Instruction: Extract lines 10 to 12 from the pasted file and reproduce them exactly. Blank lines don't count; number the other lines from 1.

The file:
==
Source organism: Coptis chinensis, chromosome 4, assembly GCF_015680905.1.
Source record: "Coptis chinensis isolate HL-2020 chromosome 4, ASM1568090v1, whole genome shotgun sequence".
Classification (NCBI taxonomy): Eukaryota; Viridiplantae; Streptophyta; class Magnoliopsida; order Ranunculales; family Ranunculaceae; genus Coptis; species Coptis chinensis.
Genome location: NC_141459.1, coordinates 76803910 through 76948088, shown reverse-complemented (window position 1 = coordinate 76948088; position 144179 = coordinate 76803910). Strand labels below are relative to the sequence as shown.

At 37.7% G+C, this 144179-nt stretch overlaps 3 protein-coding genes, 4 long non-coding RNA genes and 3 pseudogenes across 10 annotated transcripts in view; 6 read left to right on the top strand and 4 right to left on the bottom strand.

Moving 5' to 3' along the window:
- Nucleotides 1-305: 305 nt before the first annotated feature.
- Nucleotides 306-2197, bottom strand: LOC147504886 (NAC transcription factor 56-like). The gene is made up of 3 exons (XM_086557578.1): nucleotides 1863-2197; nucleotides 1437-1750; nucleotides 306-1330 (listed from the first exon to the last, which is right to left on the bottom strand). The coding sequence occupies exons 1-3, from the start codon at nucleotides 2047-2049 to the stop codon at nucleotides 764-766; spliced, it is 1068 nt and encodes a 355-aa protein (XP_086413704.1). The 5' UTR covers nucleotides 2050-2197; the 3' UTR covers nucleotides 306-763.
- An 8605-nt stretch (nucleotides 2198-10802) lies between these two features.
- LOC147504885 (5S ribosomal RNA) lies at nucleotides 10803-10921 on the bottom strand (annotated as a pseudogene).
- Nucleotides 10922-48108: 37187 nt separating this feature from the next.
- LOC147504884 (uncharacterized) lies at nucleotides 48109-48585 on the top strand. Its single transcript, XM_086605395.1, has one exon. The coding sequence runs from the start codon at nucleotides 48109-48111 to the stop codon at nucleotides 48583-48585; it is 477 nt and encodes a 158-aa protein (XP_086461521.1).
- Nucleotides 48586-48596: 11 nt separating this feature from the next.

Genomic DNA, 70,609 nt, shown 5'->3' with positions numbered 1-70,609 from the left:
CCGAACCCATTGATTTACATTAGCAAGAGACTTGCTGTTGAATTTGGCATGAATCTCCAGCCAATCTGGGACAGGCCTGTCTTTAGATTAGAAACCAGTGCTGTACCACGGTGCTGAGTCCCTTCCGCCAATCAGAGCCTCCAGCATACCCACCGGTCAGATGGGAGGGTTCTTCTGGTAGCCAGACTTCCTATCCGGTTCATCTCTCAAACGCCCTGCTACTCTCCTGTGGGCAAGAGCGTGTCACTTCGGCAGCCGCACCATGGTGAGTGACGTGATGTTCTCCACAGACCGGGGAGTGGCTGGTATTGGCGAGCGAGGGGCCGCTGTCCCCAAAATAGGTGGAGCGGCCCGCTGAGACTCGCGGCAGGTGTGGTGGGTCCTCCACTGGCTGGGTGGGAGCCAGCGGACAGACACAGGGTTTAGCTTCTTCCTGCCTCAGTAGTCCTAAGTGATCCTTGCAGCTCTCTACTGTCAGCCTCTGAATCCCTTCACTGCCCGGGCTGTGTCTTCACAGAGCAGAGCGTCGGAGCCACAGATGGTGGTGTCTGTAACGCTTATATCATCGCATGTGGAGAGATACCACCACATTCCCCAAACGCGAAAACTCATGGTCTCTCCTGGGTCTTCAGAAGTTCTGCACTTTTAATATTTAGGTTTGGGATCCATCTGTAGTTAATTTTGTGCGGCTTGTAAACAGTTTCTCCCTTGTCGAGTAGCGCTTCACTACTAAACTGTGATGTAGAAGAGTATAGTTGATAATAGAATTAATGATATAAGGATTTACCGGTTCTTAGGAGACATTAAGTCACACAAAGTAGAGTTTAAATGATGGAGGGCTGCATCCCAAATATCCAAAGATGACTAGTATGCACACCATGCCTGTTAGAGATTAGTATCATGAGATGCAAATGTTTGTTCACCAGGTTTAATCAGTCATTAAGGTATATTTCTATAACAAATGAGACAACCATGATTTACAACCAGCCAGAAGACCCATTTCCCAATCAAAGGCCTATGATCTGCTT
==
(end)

- LOC147504885 (5S ribosomal RNA) lies at nucleotides 10803-10921 on the bottom strand (annotated as a pseudogene).
- Nucleotides 10922-48108: 37187 nt separating this feature from the next.
- LOC147504884 (uncharacterized) lies at nucleotides 48109-48585 on the top strand. Its single transcript, XM_086605395.1, has one exon. The coding sequence runs from the start codon at nucleotides 48109-48111 to the stop codon at nucleotides 48583-48585; it is 477 nt and encodes a 158-aa protein (XP_086461521.1).